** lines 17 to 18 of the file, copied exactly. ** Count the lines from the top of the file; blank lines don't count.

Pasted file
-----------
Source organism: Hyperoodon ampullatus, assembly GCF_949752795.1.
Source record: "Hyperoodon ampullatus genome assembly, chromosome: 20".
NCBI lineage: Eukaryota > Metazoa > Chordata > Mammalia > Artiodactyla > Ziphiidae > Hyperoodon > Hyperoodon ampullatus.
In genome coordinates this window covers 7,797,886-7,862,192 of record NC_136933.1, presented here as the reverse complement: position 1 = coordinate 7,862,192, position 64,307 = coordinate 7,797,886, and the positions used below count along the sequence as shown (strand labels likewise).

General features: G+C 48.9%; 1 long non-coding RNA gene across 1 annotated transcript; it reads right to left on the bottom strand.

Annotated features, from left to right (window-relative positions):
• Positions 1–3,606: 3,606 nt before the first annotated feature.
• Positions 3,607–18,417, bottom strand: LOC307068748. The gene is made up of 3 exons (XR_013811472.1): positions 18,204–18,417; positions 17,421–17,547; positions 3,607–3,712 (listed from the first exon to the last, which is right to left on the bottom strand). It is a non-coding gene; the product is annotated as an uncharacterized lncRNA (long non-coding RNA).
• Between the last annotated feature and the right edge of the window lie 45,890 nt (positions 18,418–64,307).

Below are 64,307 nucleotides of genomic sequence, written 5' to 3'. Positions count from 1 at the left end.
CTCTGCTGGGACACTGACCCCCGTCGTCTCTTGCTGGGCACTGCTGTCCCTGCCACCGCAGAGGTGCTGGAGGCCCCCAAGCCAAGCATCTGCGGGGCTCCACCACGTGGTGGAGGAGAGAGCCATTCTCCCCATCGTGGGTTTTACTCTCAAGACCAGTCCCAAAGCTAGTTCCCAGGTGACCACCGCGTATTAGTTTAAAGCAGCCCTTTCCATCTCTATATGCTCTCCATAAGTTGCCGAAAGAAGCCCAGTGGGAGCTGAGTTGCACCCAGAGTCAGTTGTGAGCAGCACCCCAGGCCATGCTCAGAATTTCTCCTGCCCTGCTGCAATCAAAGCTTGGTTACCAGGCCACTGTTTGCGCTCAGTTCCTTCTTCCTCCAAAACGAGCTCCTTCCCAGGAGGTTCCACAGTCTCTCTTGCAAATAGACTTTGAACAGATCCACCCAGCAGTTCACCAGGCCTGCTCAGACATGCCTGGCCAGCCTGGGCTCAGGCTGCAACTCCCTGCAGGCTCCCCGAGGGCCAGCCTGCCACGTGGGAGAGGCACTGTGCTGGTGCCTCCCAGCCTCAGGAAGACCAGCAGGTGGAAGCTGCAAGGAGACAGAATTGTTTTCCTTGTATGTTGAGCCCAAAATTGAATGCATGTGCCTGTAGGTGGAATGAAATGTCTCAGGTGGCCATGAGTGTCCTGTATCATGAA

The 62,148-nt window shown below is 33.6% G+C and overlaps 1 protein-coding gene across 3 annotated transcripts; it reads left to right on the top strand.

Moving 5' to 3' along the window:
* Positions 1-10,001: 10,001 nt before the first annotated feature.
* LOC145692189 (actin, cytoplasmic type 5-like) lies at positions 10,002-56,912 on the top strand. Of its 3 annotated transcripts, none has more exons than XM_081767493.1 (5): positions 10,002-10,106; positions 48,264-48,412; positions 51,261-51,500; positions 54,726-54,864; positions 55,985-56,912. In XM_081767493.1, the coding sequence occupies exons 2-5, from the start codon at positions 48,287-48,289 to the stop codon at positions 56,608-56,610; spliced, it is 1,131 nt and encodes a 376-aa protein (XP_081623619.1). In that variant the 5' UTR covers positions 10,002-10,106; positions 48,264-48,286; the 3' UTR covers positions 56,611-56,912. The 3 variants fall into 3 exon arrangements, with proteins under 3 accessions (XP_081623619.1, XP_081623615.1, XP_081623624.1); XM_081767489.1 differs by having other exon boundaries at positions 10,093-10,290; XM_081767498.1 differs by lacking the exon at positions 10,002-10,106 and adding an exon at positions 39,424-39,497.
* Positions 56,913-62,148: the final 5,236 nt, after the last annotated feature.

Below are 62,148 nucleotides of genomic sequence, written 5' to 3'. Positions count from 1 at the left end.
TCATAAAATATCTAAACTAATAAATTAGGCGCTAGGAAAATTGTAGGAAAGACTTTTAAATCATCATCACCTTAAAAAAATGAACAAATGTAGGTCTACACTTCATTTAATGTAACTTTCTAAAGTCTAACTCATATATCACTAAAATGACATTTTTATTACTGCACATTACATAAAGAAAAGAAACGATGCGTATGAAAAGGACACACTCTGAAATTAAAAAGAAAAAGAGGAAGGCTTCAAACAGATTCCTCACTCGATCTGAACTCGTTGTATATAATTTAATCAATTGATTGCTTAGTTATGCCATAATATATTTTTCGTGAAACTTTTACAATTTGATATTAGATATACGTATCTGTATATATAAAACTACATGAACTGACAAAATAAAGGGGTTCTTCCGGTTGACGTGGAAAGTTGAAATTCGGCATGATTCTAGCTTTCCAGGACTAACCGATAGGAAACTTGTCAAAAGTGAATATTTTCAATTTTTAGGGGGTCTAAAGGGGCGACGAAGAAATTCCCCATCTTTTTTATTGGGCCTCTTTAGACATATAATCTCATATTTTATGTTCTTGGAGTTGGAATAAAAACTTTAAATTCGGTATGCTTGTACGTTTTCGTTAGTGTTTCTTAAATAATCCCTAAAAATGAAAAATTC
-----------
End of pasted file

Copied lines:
Below are 62,148 nucleotides of genomic sequence, written 5' to 3'. Positions count from 1 at the left end.
TCATAAAATATCTAAACTAATAAATTAGGCGCTAGGAAAATTGTAGGAAAGACTTTTAAATCATCATCACCTTAAAAAAATGAACAAATGTAGGTCTACACTTCATTTAATGTAACTTTCTAAAGTCTAACTCATATATCACTAAAATGACATTTTTATTACTGCACATTACATAAAGAAAAGAAACGATGCGTATGAAAAGGACACACTCTGAAATTAAAAAGAAAAAGAGGAAGGCTTCAAACAGATTCCTCACTCGATCTGAACTCGTTGTATATAATTTAATCAATTGATTGCTTAGTTATGCCATAATATATTTTTCGTGAAACTTTTACAATTTGATATTAGATATACGTATCTGTATATATAAAACTACATGAACTGACAAAATAAAGGGGTTCTTCCGGTTGACGTGGAAAGTTGAAATTCGGCATGATTCTAGCTTTCCAGGACTAACCGATAGGAAACTTGTCAAAAGTGAATATTTTCAATTTTTAGGGGGTCTAAAGGGGCGACGAAGAAATTCCCCATCTTTTTTATTGGGCCTCTTTAGACATATAATCTCATATTTTATGTTCTTGGAGTTGGAATAAAAACTTTAAATTCGGTATGCTTGTACGTTTTCGTTAGTGTTTCTTAAATAATCCCTAAAAATGAAAAATTC